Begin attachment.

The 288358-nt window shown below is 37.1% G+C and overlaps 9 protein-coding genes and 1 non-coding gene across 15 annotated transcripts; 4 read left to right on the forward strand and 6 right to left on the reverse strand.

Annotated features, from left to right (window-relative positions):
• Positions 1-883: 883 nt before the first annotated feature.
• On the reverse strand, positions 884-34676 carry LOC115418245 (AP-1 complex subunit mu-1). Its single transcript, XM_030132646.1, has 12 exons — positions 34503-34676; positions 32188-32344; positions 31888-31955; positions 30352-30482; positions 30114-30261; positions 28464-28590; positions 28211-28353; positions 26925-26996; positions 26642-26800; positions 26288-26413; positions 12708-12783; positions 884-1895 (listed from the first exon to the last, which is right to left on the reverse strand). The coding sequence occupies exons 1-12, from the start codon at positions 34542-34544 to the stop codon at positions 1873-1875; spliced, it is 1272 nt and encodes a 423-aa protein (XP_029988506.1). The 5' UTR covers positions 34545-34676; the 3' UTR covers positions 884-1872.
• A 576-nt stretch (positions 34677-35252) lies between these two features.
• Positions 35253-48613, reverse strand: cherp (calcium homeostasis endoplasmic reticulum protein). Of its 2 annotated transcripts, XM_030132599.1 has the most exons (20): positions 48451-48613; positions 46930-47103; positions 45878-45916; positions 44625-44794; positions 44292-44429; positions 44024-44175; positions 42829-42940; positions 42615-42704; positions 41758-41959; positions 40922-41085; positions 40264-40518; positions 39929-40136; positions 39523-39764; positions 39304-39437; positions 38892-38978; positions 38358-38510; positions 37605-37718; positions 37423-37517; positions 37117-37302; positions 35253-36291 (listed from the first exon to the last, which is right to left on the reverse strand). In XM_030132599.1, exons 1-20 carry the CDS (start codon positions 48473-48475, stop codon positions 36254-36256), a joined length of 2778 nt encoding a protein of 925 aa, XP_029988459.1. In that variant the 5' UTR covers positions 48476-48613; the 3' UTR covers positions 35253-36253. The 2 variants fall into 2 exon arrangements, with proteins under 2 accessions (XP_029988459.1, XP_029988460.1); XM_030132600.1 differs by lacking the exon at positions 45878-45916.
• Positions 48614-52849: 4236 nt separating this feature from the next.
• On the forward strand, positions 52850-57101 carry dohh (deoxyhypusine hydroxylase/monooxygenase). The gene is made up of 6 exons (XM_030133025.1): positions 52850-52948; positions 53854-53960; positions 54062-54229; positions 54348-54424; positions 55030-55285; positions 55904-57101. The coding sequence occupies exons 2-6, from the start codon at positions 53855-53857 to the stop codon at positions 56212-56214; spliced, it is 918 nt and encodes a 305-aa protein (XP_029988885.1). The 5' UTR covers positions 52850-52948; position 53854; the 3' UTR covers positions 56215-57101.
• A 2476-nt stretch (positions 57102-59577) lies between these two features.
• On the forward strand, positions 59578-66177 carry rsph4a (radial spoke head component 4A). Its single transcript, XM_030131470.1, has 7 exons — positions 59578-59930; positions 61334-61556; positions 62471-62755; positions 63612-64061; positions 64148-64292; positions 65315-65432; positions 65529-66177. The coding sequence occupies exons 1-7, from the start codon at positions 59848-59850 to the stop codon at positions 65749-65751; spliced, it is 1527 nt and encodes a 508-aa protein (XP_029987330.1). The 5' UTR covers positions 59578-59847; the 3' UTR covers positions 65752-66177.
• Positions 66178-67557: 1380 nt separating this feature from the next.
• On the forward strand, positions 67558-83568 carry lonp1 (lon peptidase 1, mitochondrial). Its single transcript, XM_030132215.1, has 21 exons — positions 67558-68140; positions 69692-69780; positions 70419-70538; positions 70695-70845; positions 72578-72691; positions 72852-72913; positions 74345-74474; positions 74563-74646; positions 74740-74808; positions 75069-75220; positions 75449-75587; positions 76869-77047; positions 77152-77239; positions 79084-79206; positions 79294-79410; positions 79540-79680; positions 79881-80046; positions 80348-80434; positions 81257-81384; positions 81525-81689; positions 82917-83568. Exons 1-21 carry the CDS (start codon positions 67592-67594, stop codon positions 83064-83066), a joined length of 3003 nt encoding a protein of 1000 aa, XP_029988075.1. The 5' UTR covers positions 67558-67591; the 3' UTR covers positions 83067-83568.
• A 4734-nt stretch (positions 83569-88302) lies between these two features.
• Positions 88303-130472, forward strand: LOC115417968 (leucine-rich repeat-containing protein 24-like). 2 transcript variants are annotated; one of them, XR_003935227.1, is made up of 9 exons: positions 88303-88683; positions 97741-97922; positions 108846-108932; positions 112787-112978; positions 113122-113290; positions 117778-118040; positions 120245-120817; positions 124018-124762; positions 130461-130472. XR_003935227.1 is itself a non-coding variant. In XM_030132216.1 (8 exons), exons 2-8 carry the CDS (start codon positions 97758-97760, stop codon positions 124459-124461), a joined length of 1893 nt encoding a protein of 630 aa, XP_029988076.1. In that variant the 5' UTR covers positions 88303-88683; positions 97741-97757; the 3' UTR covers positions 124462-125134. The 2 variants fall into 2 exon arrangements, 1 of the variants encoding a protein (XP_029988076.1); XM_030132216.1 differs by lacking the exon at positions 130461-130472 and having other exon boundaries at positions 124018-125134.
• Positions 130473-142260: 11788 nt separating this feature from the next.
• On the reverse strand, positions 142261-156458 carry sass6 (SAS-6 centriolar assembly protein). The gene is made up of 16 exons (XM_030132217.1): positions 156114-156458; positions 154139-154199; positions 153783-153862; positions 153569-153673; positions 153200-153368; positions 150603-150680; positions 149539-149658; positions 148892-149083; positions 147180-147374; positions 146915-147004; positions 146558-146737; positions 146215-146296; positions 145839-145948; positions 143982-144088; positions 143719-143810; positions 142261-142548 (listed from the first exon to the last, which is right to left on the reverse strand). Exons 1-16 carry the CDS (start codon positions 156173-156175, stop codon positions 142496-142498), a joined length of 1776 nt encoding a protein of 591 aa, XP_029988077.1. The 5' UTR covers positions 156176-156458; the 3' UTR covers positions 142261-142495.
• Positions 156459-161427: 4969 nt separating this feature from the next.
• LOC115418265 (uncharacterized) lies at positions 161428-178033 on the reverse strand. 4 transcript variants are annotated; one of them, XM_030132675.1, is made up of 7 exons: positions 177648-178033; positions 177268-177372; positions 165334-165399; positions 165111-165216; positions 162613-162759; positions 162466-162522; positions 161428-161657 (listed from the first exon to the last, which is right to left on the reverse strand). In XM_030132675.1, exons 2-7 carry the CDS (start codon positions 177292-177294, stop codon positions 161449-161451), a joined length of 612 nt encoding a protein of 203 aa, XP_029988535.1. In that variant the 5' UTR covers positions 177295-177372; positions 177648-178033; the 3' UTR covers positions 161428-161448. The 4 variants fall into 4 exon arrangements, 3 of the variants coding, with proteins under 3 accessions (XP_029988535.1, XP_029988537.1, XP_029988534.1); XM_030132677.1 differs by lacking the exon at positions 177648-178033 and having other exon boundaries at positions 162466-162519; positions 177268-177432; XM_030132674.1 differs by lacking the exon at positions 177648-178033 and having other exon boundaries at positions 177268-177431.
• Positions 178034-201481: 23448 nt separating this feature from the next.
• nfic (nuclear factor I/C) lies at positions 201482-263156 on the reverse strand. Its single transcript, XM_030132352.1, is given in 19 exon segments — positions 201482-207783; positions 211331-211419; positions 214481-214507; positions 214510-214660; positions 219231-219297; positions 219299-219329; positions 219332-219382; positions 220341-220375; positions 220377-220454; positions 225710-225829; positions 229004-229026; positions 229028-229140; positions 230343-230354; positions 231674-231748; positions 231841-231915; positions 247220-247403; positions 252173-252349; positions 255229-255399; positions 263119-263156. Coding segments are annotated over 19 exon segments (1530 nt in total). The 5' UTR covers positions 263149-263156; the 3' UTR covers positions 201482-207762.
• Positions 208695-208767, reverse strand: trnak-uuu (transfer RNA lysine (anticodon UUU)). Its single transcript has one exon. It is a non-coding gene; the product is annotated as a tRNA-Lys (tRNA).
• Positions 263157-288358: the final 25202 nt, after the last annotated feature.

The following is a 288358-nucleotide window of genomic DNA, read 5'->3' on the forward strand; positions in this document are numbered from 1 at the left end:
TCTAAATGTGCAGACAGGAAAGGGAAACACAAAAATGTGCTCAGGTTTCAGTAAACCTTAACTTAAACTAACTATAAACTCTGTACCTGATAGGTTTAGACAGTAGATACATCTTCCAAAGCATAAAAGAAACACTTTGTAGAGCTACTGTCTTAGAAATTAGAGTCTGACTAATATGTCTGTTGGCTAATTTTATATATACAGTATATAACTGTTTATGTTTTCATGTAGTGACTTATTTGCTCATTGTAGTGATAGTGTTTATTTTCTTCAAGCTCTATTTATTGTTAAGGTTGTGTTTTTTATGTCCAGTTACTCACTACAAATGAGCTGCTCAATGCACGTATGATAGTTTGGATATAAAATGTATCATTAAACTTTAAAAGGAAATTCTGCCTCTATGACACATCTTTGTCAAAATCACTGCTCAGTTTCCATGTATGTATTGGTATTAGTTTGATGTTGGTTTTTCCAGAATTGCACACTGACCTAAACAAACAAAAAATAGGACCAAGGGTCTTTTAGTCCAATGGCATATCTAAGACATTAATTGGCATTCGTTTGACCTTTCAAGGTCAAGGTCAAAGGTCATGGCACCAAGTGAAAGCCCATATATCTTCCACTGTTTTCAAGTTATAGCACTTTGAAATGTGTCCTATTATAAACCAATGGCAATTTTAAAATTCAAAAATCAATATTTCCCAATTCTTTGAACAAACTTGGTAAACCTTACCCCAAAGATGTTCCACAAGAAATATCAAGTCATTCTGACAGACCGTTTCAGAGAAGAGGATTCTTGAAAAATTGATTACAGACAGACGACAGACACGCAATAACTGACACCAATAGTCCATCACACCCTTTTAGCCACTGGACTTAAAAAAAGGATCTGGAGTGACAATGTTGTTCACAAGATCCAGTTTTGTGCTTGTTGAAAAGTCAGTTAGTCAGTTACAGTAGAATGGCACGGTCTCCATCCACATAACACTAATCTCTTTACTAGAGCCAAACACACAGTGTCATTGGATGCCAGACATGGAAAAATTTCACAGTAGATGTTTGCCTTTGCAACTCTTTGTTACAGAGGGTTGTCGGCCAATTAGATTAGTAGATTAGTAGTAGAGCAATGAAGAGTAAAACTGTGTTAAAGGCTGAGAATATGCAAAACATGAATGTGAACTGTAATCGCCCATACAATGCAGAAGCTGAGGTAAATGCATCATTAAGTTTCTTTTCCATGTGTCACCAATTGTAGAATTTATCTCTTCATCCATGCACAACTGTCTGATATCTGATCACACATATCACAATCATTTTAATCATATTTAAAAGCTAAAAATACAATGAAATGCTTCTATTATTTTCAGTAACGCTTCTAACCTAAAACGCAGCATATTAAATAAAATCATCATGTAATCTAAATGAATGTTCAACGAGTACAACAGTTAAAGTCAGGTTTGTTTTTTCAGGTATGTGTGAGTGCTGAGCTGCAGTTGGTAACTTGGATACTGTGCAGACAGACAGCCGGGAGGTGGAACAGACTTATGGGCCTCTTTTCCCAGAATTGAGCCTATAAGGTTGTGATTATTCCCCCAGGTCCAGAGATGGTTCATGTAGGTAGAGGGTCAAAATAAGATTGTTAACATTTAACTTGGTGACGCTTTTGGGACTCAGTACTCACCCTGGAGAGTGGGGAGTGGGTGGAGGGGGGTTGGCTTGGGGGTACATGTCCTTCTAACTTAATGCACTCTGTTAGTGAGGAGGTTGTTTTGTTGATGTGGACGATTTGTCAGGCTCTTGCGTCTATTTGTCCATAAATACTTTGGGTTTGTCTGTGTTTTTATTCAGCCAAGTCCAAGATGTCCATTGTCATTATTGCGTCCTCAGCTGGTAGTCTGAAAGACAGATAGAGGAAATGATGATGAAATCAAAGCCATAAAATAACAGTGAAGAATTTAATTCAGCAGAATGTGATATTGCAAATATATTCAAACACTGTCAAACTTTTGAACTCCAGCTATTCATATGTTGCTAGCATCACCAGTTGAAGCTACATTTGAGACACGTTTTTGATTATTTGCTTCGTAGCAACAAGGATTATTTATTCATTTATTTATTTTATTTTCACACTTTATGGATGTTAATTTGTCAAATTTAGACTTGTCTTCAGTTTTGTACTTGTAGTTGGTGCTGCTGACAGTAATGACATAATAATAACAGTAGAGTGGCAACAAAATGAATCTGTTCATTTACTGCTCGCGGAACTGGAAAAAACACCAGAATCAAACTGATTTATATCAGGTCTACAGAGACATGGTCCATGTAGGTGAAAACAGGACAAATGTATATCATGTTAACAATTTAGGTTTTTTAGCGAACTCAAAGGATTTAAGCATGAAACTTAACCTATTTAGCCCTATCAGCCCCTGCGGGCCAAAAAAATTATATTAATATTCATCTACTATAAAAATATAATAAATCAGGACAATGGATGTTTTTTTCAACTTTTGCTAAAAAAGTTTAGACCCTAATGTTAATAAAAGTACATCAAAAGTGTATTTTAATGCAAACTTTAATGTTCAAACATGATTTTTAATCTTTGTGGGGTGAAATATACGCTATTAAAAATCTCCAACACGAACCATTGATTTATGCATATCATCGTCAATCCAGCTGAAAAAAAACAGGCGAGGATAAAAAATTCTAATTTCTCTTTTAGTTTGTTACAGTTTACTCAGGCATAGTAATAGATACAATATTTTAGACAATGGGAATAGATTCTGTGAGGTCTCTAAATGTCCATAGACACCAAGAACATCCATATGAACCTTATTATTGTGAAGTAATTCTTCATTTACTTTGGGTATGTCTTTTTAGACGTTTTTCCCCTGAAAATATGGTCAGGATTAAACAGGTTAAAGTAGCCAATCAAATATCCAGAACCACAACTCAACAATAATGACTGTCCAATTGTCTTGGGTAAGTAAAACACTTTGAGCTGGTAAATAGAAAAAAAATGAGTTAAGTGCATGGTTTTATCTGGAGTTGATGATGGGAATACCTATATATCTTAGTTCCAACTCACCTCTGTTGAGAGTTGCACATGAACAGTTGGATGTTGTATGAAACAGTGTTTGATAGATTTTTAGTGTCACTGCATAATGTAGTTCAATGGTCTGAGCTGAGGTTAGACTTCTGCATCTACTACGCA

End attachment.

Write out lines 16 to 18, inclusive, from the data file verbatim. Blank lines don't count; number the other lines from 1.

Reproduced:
• On the reverse strand, positions 142261-156458 carry sass6 (SAS-6 centriolar assembly protein). The gene is made up of 16 exons (XM_030132217.1): positions 156114-156458; positions 154139-154199; positions 153783-153862; positions 153569-153673; positions 153200-153368; positions 150603-150680; positions 149539-149658; positions 148892-149083; positions 147180-147374; positions 146915-147004; positions 146558-146737; positions 146215-146296; positions 145839-145948; positions 143982-144088; positions 143719-143810; positions 142261-142548 (listed from the first exon to the last, which is right to left on the reverse strand). Exons 1-16 carry the CDS (start codon positions 156173-156175, stop codon positions 142496-142498), a joined length of 1776 nt encoding a protein of 591 aa, XP_029988077.1. The 5' UTR covers positions 156176-156458; the 3' UTR covers positions 142261-142495.
• Positions 156459-161427: 4969 nt separating this feature from the next.
• LOC115418265 (uncharacterized) lies at positions 161428-178033 on the reverse strand. 4 transcript variants are annotated; one of them, XM_030132675.1, is made up of 7 exons: positions 177648-178033; positions 177268-177372; positions 165334-165399; positions 165111-165216; positions 162613-162759; positions 162466-162522; positions 161428-161657 (listed from the first exon to the last, which is right to left on the reverse strand). In XM_030132675.1, exons 2-7 carry the CDS (start codon positions 177292-177294, stop codon positions 161449-161451), a joined length of 612 nt encoding a protein of 203 aa, XP_029988535.1. In that variant the 5' UTR covers positions 177295-177372; positions 177648-178033; the 3' UTR covers positions 161428-161448. The 4 variants fall into 4 exon arrangements, 3 of the variants coding, with proteins under 3 accessions (XP_029988535.1, XP_029988537.1, XP_029988534.1); XM_030132677.1 differs by lacking the exon at positions 177648-178033 and having other exon boundaries at positions 162466-162519; positions 177268-177432; XM_030132674.1 differs by lacking the exon at positions 177648-178033 and having other exon boundaries at positions 177268-177431.